After George Floyd’s death, we shouldn’t ignore protesters’ cries or looters’ destruction
In This Life: Secular Faith and Spiritual Freedom (Pantheon, 2019), Martin Hägglund understandably writes, “The thought of my own death, and the death of everything I love, is utterly painful. I do not want to die, since I want to sustain my life and the life of what I love.” But he then writes, “At the same time, I do not want my life to be eternal. An eternal life is not only unattainable but also undesirable, since it would eliminate the care and passion that animate my life.”
Say what? In “Amazing Grace” we sing, “When we’ve been there ten thousand years, / Bright shining as the sun, / We’ve no less days to sing God’s praise / Than when we’d first begun.” That joyful excitement moves me, but Hägglund writes, “If I believed that my life would last forever … I would never be seized by the need to do anything with my time.” That doesn’t make sense to me: I don’t need an imminent deadline to write a column. Some do, but why make that weakness a universal principle?
And why do we care about time? Vishal Mangalwadi’s This Book Changed Everything (SoughtAfterMedia, 2019) describes the Bible’s multiple impact on us—including our understanding of time. He describes boarding a German train scheduled to get him to a small village at 5:59 p.m.—and he arrived at 5:59! Mangalwadi compares that with the experience of a friend in his native India who arrived at a railway station 25 minutes before the train’s scheduled departure, only to see the train move away before he could board. The friend marched furiously to the station manager and complained, but the manager said, “Oh! That was yesterday’s train.”
Mangalwadi asks why the cultures are so different. He says European Bible-readers learned that man “began in time … but God breathed eternity into his soul. … Resurrection and eternal life make us greater than time. Human beings can and ought to manage or steward time.” He also notes, “Hindu philosophers were brilliant. They could have made mathematics the language of science but did not because their energies were spent seeking ways to be delivered from the illusion (Maya) of the physical world.”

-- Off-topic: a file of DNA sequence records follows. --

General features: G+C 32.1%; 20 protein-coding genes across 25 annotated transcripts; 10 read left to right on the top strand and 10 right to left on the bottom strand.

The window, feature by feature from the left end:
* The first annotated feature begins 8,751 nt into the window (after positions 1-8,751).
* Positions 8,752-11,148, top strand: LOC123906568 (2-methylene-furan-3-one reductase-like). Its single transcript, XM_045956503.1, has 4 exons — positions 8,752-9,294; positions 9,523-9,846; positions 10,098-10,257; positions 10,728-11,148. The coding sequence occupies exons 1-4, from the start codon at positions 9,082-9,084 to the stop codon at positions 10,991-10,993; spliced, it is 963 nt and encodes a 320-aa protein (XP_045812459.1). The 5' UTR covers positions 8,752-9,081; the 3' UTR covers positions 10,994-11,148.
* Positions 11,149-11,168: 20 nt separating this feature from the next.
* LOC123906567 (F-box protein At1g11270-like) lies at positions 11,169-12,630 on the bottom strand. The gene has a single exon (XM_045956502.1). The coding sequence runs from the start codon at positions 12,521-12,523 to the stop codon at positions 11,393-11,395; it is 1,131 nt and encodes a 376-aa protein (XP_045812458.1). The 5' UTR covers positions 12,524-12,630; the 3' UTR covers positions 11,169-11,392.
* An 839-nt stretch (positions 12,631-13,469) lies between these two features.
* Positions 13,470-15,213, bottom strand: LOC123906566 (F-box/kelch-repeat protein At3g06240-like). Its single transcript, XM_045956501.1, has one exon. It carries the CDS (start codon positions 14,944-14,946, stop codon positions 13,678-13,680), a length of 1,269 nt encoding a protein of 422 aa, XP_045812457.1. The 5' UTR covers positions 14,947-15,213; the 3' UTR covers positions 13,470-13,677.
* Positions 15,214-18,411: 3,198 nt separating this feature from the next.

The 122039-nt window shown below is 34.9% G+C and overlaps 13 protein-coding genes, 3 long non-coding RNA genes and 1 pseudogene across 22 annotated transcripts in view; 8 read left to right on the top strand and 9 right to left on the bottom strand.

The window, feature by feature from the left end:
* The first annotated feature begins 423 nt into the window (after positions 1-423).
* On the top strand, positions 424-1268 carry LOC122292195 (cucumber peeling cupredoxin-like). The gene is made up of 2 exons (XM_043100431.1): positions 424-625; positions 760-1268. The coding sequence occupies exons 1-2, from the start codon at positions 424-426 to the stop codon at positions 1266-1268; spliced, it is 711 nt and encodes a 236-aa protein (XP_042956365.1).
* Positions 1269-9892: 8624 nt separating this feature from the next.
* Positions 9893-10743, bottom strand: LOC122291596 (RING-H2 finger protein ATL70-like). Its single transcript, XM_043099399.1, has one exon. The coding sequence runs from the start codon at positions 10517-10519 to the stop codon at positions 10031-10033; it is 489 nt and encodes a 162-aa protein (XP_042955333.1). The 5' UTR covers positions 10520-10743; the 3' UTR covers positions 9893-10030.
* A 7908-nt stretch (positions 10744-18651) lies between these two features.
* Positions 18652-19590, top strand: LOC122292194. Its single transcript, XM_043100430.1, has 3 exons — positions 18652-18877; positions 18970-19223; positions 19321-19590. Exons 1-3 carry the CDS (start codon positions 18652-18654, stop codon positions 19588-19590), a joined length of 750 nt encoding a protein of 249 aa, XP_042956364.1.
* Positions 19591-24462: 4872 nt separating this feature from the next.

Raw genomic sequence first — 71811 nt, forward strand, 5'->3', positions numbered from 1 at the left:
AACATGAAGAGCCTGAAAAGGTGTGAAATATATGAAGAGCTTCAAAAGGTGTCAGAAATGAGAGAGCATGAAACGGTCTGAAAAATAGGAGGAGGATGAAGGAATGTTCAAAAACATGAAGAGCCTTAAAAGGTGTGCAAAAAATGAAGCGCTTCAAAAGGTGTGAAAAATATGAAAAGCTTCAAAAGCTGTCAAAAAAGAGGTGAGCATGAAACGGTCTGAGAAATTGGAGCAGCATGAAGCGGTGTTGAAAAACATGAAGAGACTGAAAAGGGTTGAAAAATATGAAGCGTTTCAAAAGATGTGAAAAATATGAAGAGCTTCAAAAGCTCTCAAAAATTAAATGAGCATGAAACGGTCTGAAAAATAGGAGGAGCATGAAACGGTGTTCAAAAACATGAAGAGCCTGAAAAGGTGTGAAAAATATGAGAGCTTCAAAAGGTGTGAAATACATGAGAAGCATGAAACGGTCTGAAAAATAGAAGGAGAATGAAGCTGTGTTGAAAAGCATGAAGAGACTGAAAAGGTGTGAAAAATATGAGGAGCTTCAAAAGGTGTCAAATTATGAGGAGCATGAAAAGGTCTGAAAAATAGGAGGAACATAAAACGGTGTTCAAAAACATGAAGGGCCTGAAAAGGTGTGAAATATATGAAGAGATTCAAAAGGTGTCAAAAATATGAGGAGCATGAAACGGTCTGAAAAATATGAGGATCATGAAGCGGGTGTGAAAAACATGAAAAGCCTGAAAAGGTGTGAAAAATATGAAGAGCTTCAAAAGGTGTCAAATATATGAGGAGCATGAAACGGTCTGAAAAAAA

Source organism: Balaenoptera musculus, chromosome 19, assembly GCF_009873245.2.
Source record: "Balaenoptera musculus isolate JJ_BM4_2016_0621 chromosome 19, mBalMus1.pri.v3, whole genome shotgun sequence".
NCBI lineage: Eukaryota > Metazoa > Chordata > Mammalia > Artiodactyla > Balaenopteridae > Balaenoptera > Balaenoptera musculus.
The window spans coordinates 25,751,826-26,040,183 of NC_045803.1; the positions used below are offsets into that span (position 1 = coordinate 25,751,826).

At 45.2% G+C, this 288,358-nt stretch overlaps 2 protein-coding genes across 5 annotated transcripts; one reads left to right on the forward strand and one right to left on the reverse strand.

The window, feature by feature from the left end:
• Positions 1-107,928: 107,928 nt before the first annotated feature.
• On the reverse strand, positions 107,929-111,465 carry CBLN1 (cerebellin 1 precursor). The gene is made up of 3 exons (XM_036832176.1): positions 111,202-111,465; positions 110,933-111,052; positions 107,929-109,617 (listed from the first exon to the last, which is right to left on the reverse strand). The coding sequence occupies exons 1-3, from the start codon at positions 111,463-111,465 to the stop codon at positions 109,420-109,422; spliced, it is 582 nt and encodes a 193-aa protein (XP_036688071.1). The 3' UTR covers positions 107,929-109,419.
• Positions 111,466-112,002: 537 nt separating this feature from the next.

Andreas Wagner begins Life Finds a Way: What Evolution Teaches Us About Creativity (Basic, 2019) by relishing eons of time: “Long before life itself arose, nature … created glittering crystals, like the diamonds that take millions of years to gestate in the womb of our planet. … Once these building blocks had assembled into the earliest living cells, Darwinian evolution kicked in.” Note the usage: “had assembled.” Who assembled them? Then, “kicked in”: a mechanical metaphor in a book about creativity.
Lewis Dartnell begins Origins: How Earth’s History Shaped Human History (Basic, 2019) with four words: “We are all apes.” The book goes downhill from there.
Former Rep. Barney Frank, D-Mass., said, “Government is simply the name we give to the things we choose to do together.” In Christ and the Kingdoms of Men (P&R, 2019), David Innes points out other ways. (Among them: family, community, church.) Hervé Le Tellier’s All Happy Families (Other Press, 2019) is a memoir of a French writer who grew up in a dysfunctional family and calls himself “a monster” because he never felt warmth or affection. Michael Winship’s Hot Protestants (Yale, 2019) is a critical but not crabby history of English and American Puritans, who often had warm families.
Economist Adam Smith said, “People of the same trade seldom meet together … but the conversation ends in a conspiracy against the public, or in some contrivance to raise prices.” Jonathan Baker’s The Antitrust Paradigm (Harvard, 2019) favors governmental action to improve economic competition. Smith saw the problem but would be skeptical about Baker’s solution. John Tolan’s Faces of Muhammad (Princeton, 2019) engagingly shows how Europeans over the past millennium have viewed Islam’s founder in a variety of ways: idol, trickster, pseudo-prophet, revolutionary, reformer, lawgiver, romantic hero. —M.O.